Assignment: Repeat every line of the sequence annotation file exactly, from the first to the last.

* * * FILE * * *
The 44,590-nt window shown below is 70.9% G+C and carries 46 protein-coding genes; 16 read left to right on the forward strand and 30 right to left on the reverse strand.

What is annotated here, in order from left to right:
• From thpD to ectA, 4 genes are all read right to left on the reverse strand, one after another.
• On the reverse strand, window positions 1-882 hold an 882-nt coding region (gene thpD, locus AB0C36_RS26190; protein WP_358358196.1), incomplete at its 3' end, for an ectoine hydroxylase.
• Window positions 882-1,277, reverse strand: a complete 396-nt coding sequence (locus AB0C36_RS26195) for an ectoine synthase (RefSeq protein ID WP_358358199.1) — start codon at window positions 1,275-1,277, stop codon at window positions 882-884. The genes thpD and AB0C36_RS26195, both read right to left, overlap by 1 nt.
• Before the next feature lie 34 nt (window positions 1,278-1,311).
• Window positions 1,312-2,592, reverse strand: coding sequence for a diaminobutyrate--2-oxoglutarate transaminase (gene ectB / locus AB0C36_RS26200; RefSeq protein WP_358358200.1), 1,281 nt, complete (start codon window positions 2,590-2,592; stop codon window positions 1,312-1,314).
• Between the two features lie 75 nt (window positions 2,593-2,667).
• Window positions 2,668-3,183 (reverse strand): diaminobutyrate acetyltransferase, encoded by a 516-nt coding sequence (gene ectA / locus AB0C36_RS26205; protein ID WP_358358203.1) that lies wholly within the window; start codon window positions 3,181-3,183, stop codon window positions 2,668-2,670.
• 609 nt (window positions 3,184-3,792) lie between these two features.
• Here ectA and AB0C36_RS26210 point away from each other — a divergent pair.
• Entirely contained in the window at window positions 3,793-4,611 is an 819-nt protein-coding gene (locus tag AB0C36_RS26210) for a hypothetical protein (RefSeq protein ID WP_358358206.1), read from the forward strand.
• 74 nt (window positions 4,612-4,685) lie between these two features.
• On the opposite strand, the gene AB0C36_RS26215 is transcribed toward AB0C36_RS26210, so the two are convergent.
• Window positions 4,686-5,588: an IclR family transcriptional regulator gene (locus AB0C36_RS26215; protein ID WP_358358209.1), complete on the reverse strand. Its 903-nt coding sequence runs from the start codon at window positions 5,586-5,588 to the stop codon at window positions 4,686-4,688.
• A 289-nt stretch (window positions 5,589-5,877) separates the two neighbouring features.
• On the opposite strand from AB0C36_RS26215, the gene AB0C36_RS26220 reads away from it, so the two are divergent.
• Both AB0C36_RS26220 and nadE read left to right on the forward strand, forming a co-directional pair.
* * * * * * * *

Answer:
The 44,590-nt window shown below is 70.9% G+C and carries 46 protein-coding genes; 16 read left to right on the forward strand and 30 right to left on the reverse strand.

What is annotated here, in order from left to right:
• From thpD to ectA, 4 genes are all read right to left on the reverse strand, one after another.
• On the reverse strand, window positions 1-882 hold an 882-nt coding region (gene thpD, locus AB0C36_RS26190; protein WP_358358196.1), incomplete at its 3' end, for an ectoine hydroxylase.
• Window positions 882-1,277, reverse strand: a complete 396-nt coding sequence (locus AB0C36_RS26195) for an ectoine synthase (RefSeq protein ID WP_358358199.1) — start codon at window positions 1,275-1,277, stop codon at window positions 882-884. The genes thpD and AB0C36_RS26195, both read right to left, overlap by 1 nt.
• Before the next feature lie 34 nt (window positions 1,278-1,311).
• Window positions 1,312-2,592, reverse strand: coding sequence for a diaminobutyrate--2-oxoglutarate transaminase (gene ectB / locus AB0C36_RS26200; RefSeq protein WP_358358200.1), 1,281 nt, complete (start codon window positions 2,590-2,592; stop codon window positions 1,312-1,314).
• Between the two features lie 75 nt (window positions 2,593-2,667).
• Window positions 2,668-3,183 (reverse strand): diaminobutyrate acetyltransferase, encoded by a 516-nt coding sequence (gene ectA / locus AB0C36_RS26205; protein ID WP_358358203.1) that lies wholly within the window; start codon window positions 3,181-3,183, stop codon window positions 2,668-2,670.
• 609 nt (window positions 3,184-3,792) lie between these two features.
• Here ectA and AB0C36_RS26210 point away from each other — a divergent pair.
• Entirely contained in the window at window positions 3,793-4,611 is an 819-nt protein-coding gene (locus tag AB0C36_RS26210) for a hypothetical protein (RefSeq protein ID WP_358358206.1), read from the forward strand.
• 74 nt (window positions 4,612-4,685) lie between these two features.
• On the opposite strand, the gene AB0C36_RS26215 is transcribed toward AB0C36_RS26210, so the two are convergent.
• Window positions 4,686-5,588: an IclR family transcriptional regulator gene (locus AB0C36_RS26215; protein ID WP_358358209.1), complete on the reverse strand. Its 903-nt coding sequence runs from the start codon at window positions 5,586-5,588 to the stop codon at window positions 4,686-4,688.
• A 289-nt stretch (window positions 5,589-5,877) separates the two neighbouring features.
• On the opposite strand from AB0C36_RS26215, the gene AB0C36_RS26220 reads away from it, so the two are divergent.
• Both AB0C36_RS26220 and nadE read left to right on the forward strand, forming a co-directional pair.